Thirteen tears ago this spring, Jackie Robinson of the Brooklyn Dodgers was the only Negro player in major league baseball. He made a yearly salary of only $5,000. Last season 57 of the 400-odd players in the National and American leagues were Negroes and were paid a total salary just short of $1 million.
The Negro major leaguers make up what is now probably the most interesting group in sports. "Negroes aren't supposed to stick together," says Cincinnati Pitcher Brooks Lawrence, "but the closest kind of adhesion I've ever known has been among Negro ballplayers." The Negro players live in a private world that their white teammates do not enter. They have their own hangouts, such as the Sportsman Club in Los Angeles. "That's headquarters there," says one. "We won't be in town a half hour before we check in to see what's going on."
They have their own slang, and they guard it closely. "Why should I tell you what they mean?" demanded St. Louis Infielder-Outfielder Bill White when I asked him the meaning of "mullion" and "hog-cutter." "Maybe they're secret words. Maybe we've got a code of our own. Ask someone else, not me. I'm not going to tell you." They have their own nicknames. One player is Old Folks, another is Snake. They have their own code of behavior.
They have their own leaders. Top banana at present is George Crowe, a 36-year-old utility first baseman for St. Louis. They have certain reservations about white and Latin Negro players. In addition to all this, the Negro major leaguers occupy a special position in Negro society at large. They are, says Professor E. Franklin Frazier, chairman of the Department of Sociology at Howard University, "an important part of the bourgeoisie elite."
The Negro's participation in baseball goes back almost as far as the white's. The first Negro professional, Bud Fowler, began playing in the 1860s. He stopped in the '90s because of the color line, but if he had been lighter he could have played on. The first Negroes to appear in a major league box score were the Walker brothers—Fleet, a catcher, and Welday Wilberforce, an outfielder—who both played briefly in 1884 with Toledo of the American Association. They had to quit when the team was threatened with mob violence in Richmond. Fleet went to Newark where he caught George Stovey, a famous Negro pitcher, but in 1887 he and Stovey left baseball after Cap Anson of the White Stockings balked at playing against them in an exhibition. The color line had been drawn.
Negroes formed their own teams. Waiters at a smart Long Island hotel formed the first one. To get games, they called themselves the Cuban Giants, and on the field they spoke a gibberish that was supposed to be Spanish. Negro leagues followed shortly. Certainly, some players were good enough to star in the majors-Josh Gibson, the home run hitter, for one—but the color line held firm, though now and then it bent slightly. While managing Baltimore at the turn of the century, John McGraw signed Charlie Grant, a Negro second baseman, and claimed he was an Indian named Tokohoma. The ruse worked until Tokohoma went to Chicago for an exhibition game. Jubilant Negro fans jammed the stands and waved a banner reading OUR BOY, CHARLIE GRANT.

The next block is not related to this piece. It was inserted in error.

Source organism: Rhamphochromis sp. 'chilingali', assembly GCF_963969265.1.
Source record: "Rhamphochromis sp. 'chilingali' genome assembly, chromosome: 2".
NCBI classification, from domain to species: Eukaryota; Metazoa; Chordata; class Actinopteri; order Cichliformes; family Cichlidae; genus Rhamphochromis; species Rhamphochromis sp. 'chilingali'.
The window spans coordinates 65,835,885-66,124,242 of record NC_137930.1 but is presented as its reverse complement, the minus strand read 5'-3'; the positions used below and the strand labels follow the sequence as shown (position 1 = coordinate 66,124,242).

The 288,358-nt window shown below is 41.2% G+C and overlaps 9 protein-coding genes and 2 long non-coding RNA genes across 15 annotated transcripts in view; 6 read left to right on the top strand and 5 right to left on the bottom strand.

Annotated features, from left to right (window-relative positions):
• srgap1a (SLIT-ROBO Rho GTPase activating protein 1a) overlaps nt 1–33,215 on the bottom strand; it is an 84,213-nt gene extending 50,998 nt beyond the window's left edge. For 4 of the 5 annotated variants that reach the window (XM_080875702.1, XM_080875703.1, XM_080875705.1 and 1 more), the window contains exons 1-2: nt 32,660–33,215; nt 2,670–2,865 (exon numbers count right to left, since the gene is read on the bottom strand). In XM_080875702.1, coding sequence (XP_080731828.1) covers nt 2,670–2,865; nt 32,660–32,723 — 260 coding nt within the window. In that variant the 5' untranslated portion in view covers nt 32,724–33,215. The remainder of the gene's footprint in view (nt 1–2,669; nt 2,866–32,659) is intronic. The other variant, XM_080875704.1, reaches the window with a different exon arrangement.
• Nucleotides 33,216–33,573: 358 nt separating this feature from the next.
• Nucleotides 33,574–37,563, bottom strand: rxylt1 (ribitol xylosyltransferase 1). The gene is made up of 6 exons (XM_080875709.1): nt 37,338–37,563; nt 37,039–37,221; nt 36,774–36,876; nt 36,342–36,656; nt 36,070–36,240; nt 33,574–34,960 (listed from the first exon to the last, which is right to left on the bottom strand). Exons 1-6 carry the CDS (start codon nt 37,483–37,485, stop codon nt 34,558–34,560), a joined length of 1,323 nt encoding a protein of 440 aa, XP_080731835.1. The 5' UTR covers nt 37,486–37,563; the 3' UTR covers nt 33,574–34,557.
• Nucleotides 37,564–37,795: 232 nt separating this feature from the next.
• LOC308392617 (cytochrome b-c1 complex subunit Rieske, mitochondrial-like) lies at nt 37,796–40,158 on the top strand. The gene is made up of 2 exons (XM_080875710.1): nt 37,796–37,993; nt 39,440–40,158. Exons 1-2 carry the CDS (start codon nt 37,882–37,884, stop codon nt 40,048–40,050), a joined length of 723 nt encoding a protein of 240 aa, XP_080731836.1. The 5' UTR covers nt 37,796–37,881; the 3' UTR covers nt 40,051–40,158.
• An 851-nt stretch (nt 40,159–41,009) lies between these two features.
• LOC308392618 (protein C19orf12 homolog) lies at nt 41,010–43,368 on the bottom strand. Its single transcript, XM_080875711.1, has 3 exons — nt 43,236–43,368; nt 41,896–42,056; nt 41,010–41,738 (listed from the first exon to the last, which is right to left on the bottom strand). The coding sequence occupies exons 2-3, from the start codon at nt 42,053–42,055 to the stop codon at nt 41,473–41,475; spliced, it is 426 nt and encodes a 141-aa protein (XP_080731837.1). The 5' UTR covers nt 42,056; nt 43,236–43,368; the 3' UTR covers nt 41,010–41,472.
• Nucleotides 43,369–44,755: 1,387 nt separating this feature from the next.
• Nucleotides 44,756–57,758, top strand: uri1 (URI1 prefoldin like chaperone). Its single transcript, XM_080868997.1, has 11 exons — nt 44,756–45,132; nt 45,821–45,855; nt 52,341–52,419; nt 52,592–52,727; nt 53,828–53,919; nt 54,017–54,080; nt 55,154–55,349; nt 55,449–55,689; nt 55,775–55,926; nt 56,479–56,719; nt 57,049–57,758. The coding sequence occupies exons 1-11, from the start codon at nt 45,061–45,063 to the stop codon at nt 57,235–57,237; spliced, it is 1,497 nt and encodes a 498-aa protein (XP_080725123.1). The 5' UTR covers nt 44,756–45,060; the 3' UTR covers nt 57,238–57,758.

While Grant failed, several light-skinned Negroes undoubtedly did "pass" into organized ball. In his later days, Bud Fowler said he knew of three or four. In the 1920s Negro players gossiped that Babe Ruth himself was passing. "Look at his nose, his lips," says one oldtimer. (It is not uncommon for Negroes to lay claim to a celebrity who has features that may be Negroid. "The Negroes," says Frazier, "as with any people who have a low status and a negatively valued world, want to go ahead and neutralize that by claiming important people are Negroes.")
Life in the Negro leagues was hard. A star might play in as many as three games a day and earn only $400 or $500 a month. But after Jackie Robinson broke in, major league clubs began to pick the Negro leagues clean. The Negro National League collapsed. The Negro American League limps on, with teams traveling by bus from Greenwood, Miss., to Flint, Mich. for one-night stands.
The major league club with the most Negroes is San Francisco. Ten of the 37 players on the Giants' winter roster are colored. The man responsible is Alex Pompez, a 67-year-old Negro who owned the New York Cubans in the Negro National League. Pomp has played a part in the signing of practically every Negro in the Giant organization. He got Willie Mays for $10,000, Willie Kirk-land for $2,000 and Willie McCovey for $500. His job with the Giants is unique. First of all, he is in charge of scouting all Negro and Latin players. Secondly, he is in charge of all Negro and Latin prospects during spring training. He supervises their food, living quarters (he bunks Dominicans with Dominicans, Cubans with Cubans), manners (no hats on when eating) and dress. He gives little pep talks.
"When they first start out," Pompez says, "I tell my boys, 'If you want to stay in organized baseball, you got to do things a little bit better. You got to fight, play hard and hustle.' And they do. They're more ambitious, and they're hungry. Every year we got the leading hitter, most valuable player, the big home run hitter." His most delicate task is explaining the color line to Latin Negroes who are new to the segregated South. "When they first come here they don't like it," he says. "Some boys cry and want to go home. But after they stay and make big money, they accept things as they are. My main thing is to help them. They can't change the laws."
TO BE OR NOT TO BE